Sacred Hearts In Mexican Folk Art

Alpaca Sacred Heart, Mexican Folk Art

The Sacred Heart is one of the most common motifs in religious folk art created in Mexico. The idea is that the physical heart of Jesus is a symbol of his divine love for humanity. The Mexican folk art sacred heart comes in various forms–with flames around it, with a crown, with a dagger through the center and sometimes with a crown of thorns–and all represent the same thing, Jesus’ compassion for humanity. In some Christian paintings it is depicted as a flaming heart shining with divine light, pierced by the lance-wound, encircled by the crown of thorns, topped  by a cross and bleeding.  The bleeding and wounds and crown of thorns allude to the manner of Jesus’ death while the fire stands for the transformative power of God’s love.

And of course, you know that almost everyone in Mexico is Catholic so these images are commonly seen throughout the country…

Mexican folk art, Sacred Heart

Here are a few interpretations of the sacred heart by some of Mexico’s folk artists. The two hearts above, hang on the wall. One is shiny nickel silver  (5″ tall) and other is a patina-ed nickel silver or alpaca (7″ tall). They are $38 for the shiny one and $28 for the darker one.

The two sets of earrings below are made of silver and come from Taxco, Mexico. The lovely crowned earrings are $38 and the pendant, $30. The stunning, oxidized earrings with lovebirds and a flaming heart are $78.  Click on the photo of the earring to take you to the online store.

Contact us through the form below if you are interested in purchasing the sacred hearts above or anything else!

To see what else we have for sale in the online shop, click here.

Silver jewelry, Sterling silver earrings from Mexico

Silver jewelry, Sterling silver earrings from Mexico, Sacred Heart


What is the Significance of Hands in Mexican Folk Art?

One of the most frequent questions I’m asked in the shop is, “What is the significance of the hand in Mexico?”

Hand motifs do appear in many pieces of jewelry and religious iconography from Mexico and though there is no absolute answer to the question,  here are a few ideas.

One of the most obvious answers is that the hand is so important to all of us in terms of making things (hand-made), performing, communicating, praying (especially when 90% of the country is Catholic) and in making us human. This is just as true in Mexico as it is in other places.  The heart in the hand (another common image in Mexico) is a traditional folk art motif, associated with the Shakers, the Amish, and the Pennsylvania Dutch.  It is widely considered to symbolize charity, or to mean something is “from the heart”. Others consider it to represent friendship, love and truth.

The hand motif in Mexican jewelry probably increased after Pablo Picasso’s gift of the silver hand-shaped earrings to Frida Kahlo in the 1930’s or 40’s. She painted herself in them and many nicho boxes and retablos created around Frida’s image contain those famous paintings. Some Mexican artisans make beautiful hand-shaped earrings.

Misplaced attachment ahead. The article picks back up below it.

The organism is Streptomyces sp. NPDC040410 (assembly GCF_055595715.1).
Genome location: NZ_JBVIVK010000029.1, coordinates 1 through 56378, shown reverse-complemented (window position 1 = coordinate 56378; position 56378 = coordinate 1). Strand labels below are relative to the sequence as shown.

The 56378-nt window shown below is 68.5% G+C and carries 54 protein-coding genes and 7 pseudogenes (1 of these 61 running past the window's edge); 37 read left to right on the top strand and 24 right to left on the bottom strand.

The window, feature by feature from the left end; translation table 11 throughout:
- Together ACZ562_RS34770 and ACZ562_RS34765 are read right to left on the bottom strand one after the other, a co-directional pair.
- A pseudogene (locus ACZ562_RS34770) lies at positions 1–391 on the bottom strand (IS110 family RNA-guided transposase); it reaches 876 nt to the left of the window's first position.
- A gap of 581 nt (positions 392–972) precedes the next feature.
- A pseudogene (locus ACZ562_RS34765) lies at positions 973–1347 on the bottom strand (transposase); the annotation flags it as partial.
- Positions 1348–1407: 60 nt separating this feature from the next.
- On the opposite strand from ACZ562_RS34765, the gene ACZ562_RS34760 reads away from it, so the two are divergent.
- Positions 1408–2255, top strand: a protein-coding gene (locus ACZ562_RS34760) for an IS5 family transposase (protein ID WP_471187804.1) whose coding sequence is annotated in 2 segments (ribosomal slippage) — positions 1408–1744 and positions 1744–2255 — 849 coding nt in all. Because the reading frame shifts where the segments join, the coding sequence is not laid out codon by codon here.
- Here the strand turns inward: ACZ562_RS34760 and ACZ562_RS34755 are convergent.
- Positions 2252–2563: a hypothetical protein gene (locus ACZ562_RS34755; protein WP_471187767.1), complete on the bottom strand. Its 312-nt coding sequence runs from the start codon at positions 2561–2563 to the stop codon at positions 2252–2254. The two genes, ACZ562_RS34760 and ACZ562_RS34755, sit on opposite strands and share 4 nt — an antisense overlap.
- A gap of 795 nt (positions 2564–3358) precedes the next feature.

Here are a few pieces we currently have in the shop that can give you an idea…

Nickel Silver Frida Kahlo Necklace & Earrings, Zinnia Folk Arts

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Contact us for this lovely wooden hand covered on one side with milagros. It is $58 and measures 7″ by 4.35″ wide.

Guadalupe EArrings, Zinnia Folk Arts

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This beautiful and amazing carved hand is covered on both sides with milagros. It costs $166 and measures 10.5″ tall by 4.5″ wide.

Nickel Silver Frida Kahlo Necklace & Earrings, Zinnia Folk Arts


Write a Winning Limerick Testimonial about Zinnia Folk Arts and Choose a Mexican Folk Art Gift!

Write a Limerick Testimonial about Zinnia Folk Arts and Choose a Gift!

Love to write limericks? Or never done it before but would like to win one of the four amazing pieces of Mexican folk art in the photo?

As you know, our First Birthday is coming up soon and to celebrate we’re offering a choice of one of the four pieces pictured here (all valued between $150-$225) to the winning testimonial limerick. Here are the rules:

1. Write an awesome limerick about Zinnia Folk Arts and what you love about it.
1.1 You may submit as many as you like.
1.2  Relatives and friends may submit anonymously by sending via snail mail to Zinnia, 826 W 50th, Mpls 55491. Put a number on the limerick so it can be identified.
2. Submit it to Anne at info@ZinniaFolkArts.com by Sunday, May 5, 2013 at 4:00 CST either in the shop or online.
3. The winner will be notified on Tuesday, May 7, 2013.
4. All entrants agree to permit Zinnia Folk Arts to use their limerick testimonial in online and shop promotion, with credit.
5. The winner chooses one of the four pieces featured in this photo–large wood tigre mask, large hammered tin mirror, large wood hand covered on both sides with milagros or the large blue (no lead) Metepec platter
6. Winner will pick up the gift in the shop at 826 West 50th St., Minneapolis. If the winner lives outside of Minneapolis, the winner will pay for shipping costs.
7. Questions? Please ask!

Here’s some inspiration!

There was a young belle of old Natchez
Whose garments were always in patchez.
When comments arose
On the state of her clothes,
She replied, “When Ah itchez, Ah scratchez.”
—Ogden Nash

There was a young lady named Bright
Who traveled much faster than light.
She set out one day,
In a relative way,
And came back the previous night.
—Anonymous